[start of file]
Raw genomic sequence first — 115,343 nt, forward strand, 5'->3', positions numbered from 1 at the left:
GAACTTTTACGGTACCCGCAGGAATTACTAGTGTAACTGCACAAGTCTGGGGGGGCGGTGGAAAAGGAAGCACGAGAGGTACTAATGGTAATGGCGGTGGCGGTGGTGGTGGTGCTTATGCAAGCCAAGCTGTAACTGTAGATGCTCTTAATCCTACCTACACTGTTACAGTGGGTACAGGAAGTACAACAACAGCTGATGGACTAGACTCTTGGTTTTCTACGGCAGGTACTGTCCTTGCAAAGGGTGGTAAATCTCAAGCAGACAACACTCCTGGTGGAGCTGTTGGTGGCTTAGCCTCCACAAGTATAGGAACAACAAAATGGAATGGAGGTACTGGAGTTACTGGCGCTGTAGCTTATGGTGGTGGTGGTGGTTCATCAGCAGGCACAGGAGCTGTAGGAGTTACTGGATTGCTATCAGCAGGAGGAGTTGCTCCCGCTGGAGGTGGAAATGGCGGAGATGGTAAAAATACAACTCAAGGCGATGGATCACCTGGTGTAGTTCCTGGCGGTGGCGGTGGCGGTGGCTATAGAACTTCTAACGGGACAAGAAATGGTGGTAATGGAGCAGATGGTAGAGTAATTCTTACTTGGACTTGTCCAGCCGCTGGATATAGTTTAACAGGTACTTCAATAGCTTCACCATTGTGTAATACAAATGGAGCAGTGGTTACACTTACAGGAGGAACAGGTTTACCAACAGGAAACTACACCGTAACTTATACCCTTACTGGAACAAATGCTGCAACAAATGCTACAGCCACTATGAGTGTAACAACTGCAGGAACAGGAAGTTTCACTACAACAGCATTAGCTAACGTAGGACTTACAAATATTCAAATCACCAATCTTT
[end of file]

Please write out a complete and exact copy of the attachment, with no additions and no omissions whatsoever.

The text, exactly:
Raw genomic sequence first — 115,343 nt, forward strand, 5'->3', positions numbered from 1 at the left:
GAACTTTTACGGTACCCGCAGGAATTACTAGTGTAACTGCACAAGTCTGGGGGGGCGGTGGAAAAGGAAGCACGAGAGGTACTAATGGTAATGGCGGTGGCGGTGGTGGTGGTGCTTATGCAAGCCAAGCTGTAACTGTAGATGCTCTTAATCCTACCTACACTGTTACAGTGGGTACAGGAAGTACAACAACAGCTGATGGACTAGACTCTTGGTTTTCTACGGCAGGTACTGTCCTTGCAAAGGGTGGTAAATCTCAAGCAGACAACACTCCTGGTGGAGCTGTTGGTGGCTTAGCCTCCACAAGTATAGGAACAACAAAATGGAATGGAGGTACTGGAGTTACTGGCGCTGTAGCTTATGGTGGTGGTGGTGGTTCATCAGCAGGCACAGGAGCTGTAGGAGTTACTGGATTGCTATCAGCAGGAGGAGTTGCTCCCGCTGGAGGTGGAAATGGCGGAGATGGTAAAAATACAACTCAAGGCGATGGATCACCTGGTGTAGTTCCTGGCGGTGGCGGTGGCGGTGGCTATAGAACTTCTAACGGGACAAGAAATGGTGGTAATGGAGCAGATGGTAGAGTAATTCTTACTTGGACTTGTCCAGCCGCTGGATATAGTTTAACAGGTACTTCAATAGCTTCACCATTGTGTAATACAAATGGAGCAGTGGTTACACTTACAGGAGGAACAGGTTTACCAACAGGAAACTACACCGTAACTTATACCCTTACTGGAACAAATGCTGCAACAAATGCTACAGCCACTATGAGTGTAACAACTGCAGGAACAGGAAGTTTCACTACAACAGCATTAGCTAACGTAGGACTTACAAATATTCAAATCACCAATCTTT